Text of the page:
The College Process

While not a comprehensive list, the following general guidelines outline the overall process each student must complete for successful admission to institutes of higher learning. The process will start in the freshman year, and culminates in the senior year.

Our counseling department hosts meetings for each class each year to outline their goals for that academic year. However, ultimate responsibility lies with the student for his or her attention to this important process.

Basic timeline for college selection process:

  • Create Naviance account and complete personal profile. Take interest, personality and strengths assessments in Naviance. Utilize matched careers to research what universities throughout the United States have the majors for those specific careers.
  • Discern list of colleges and universities for consideration. Explore admissions data and SAT and/or ACT requirements.
  • Achieve target score on SAT and/or ACT.
  • Create Common App account and complete personal profile.
  • Finalize target list of colleges and universities. Explore the admissions process and requirements of each, including deadlines and acceptance policy of the Common App.
  • Complete applications, including Common App, according to deadline dates.
  • Complete Financial Aid application (FAFSA), if applicable. Check deadline.
  • Apply for identified scholarships. Check deadlines.

THE COMMON APPLICATION, or “Common App”, is a service that collects the vast amount and variety of information about applicants that is required by colleges and universities. This information is then distributed to those institutions of the applicant’s choosing.

This service streamlines the process of applying to multiple colleges and universities, all requiring the same information, greatly simplifying the overarching application process for both students and institutions. It also enables student applicants to keep track of their information, stay ahead of deadlines, and manage school-specific tasks all within one place.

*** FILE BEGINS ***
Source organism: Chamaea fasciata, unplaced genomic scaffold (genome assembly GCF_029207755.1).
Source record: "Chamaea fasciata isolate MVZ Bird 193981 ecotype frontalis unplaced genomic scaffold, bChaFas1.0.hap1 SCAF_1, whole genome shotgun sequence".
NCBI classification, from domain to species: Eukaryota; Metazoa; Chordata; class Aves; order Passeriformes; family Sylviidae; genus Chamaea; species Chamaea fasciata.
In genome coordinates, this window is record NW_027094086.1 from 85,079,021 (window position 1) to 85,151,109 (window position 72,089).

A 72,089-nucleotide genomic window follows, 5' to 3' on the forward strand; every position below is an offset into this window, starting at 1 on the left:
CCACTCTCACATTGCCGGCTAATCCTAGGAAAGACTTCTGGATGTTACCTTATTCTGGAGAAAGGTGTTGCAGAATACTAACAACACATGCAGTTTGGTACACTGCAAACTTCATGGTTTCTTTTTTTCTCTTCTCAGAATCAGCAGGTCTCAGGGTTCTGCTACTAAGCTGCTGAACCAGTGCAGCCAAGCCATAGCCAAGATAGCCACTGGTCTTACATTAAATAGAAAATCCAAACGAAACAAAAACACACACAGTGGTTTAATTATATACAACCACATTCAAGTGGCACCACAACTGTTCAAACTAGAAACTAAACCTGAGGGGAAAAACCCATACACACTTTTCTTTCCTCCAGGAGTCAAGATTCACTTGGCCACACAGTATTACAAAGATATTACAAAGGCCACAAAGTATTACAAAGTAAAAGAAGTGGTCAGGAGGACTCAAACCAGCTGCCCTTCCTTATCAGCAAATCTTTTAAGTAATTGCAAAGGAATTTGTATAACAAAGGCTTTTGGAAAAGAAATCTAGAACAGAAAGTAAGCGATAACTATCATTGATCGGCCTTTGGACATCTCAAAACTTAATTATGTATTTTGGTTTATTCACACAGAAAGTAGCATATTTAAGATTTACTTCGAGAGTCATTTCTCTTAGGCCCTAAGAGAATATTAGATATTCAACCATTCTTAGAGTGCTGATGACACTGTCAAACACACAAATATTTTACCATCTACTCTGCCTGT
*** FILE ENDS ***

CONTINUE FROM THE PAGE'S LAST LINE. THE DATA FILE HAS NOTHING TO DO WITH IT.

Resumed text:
The vast majority of colleges and universities accept the Common App, including public, private, large, small, secular, and religious institutions. While not universal, the Common App is an important tool for students seeking to apply for higher education.

An increasingly important element of the college application process is the writing of the essay. It personalizes the applicant, making the student more than numbers on high school transcript and SAT or ACT score. A writing sample, the essay allows for creativity and expression, for demonstrating ability to design and uphold a thesis statement relative to broadly-based questions. With more qualified students than there are places at top colleges, the essay can be a major acceptance factor.

Starting early is essential to constructing creative, effective, original essays. Since most students apply to several colleges and have several essays to write-on different topics, leaving the writing until a week before the application deadlines is a mistake. Even if using the Common Application most colleges will require supplemental essays.

The more selective a college is, the more emphasis it places on good writing. All colleges expect the fundamentals to be present. A well-stated thesis, well-explained or upheld is, then, clearly required, and the mechanics of writing –grammar, punctuation, spelling, clear transitions- are “givens”.

In addition to demonstrating writing prowess, the student wants to bring a personality to the essay. Writing about something well-known or deeply felt is usually preferable to tackling questions such as solutions for global societal problems. The essay is not a research paper.

The most important aspect of the essay are editing and proofreading. A good essay takes time; an exceptional essay takes an exceptional amount of time.

Editing- changing, and improving, words, phrases, entire paragraphs (pages!)- should be done during a student’s “prime time” for study. An essay that sounds brilliant at midnight may lose luster when read in the harsh light of noon.

Proofreading should be done at least three times-once aloud, once backward, starting at the period, to catch spelling errors (easier when a word is seen out of context), and once, carefully from the beginning of each sentence. Spell-check and grammar-check on computers do not catch all errors; a student’s personal touch is still necessary. Several drafts are a minimum requirement.